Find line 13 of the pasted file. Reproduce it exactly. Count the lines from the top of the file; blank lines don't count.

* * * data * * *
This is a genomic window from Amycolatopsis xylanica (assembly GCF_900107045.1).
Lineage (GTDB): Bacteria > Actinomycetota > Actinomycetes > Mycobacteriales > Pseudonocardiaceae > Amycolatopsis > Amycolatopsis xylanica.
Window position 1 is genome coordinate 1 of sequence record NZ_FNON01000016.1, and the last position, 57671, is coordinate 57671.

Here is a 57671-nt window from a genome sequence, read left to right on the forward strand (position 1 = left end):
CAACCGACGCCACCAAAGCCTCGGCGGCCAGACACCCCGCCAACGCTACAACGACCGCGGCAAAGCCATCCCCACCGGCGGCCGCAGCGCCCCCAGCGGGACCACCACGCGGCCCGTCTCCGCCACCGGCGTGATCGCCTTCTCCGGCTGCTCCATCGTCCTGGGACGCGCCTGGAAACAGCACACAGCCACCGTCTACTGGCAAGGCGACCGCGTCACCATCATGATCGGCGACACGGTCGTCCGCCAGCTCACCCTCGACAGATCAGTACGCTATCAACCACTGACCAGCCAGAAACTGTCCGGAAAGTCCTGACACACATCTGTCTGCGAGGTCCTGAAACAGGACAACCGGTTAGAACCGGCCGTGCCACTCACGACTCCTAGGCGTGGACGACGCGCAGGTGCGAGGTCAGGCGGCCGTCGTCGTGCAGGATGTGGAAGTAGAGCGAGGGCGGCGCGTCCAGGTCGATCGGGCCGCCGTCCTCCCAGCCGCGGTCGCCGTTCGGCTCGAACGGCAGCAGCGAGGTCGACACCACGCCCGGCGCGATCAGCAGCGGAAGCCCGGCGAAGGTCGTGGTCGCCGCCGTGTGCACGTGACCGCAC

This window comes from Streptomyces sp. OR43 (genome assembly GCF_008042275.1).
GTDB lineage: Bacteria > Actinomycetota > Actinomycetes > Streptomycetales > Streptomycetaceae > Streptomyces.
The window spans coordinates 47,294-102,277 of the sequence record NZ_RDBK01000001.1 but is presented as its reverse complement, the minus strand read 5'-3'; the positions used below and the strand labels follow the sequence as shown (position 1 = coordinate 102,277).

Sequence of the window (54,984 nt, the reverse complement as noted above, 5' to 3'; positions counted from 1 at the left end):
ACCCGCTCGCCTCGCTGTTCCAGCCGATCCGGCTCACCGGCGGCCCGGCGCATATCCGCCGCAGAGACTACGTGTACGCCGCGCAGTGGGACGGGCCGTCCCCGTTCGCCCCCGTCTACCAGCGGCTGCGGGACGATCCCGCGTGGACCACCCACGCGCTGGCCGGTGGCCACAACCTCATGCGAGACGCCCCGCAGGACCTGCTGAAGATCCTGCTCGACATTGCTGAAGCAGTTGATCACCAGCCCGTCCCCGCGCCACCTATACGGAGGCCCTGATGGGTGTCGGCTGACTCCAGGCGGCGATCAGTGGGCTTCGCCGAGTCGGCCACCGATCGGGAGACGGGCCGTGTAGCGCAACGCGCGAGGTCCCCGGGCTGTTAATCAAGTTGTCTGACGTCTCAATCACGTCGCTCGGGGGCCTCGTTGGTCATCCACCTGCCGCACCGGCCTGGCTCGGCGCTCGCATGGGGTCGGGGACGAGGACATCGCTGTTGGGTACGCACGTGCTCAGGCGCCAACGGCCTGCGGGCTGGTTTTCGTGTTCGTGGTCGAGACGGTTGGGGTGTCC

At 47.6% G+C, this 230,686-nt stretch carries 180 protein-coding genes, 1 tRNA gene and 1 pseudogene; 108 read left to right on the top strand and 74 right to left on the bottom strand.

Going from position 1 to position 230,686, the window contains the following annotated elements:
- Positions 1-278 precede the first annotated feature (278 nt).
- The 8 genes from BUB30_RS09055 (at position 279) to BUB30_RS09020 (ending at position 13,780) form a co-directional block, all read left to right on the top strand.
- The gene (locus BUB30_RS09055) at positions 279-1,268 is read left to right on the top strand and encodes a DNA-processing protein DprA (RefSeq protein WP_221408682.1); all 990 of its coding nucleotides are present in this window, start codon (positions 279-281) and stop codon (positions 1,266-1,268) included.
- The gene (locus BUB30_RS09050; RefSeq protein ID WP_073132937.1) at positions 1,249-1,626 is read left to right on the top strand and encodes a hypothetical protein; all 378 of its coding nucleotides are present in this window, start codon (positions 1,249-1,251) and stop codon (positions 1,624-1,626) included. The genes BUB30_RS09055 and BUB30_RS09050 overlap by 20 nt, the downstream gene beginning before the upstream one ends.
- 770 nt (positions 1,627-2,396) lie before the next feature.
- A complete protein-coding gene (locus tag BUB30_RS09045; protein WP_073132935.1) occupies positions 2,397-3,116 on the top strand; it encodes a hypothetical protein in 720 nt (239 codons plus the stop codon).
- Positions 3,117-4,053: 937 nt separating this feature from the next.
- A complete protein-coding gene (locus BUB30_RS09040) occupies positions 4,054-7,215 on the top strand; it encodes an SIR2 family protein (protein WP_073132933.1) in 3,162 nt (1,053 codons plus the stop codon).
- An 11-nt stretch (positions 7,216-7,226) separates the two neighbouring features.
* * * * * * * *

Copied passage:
- Positions 1-278 precede the first annotated feature (278 nt).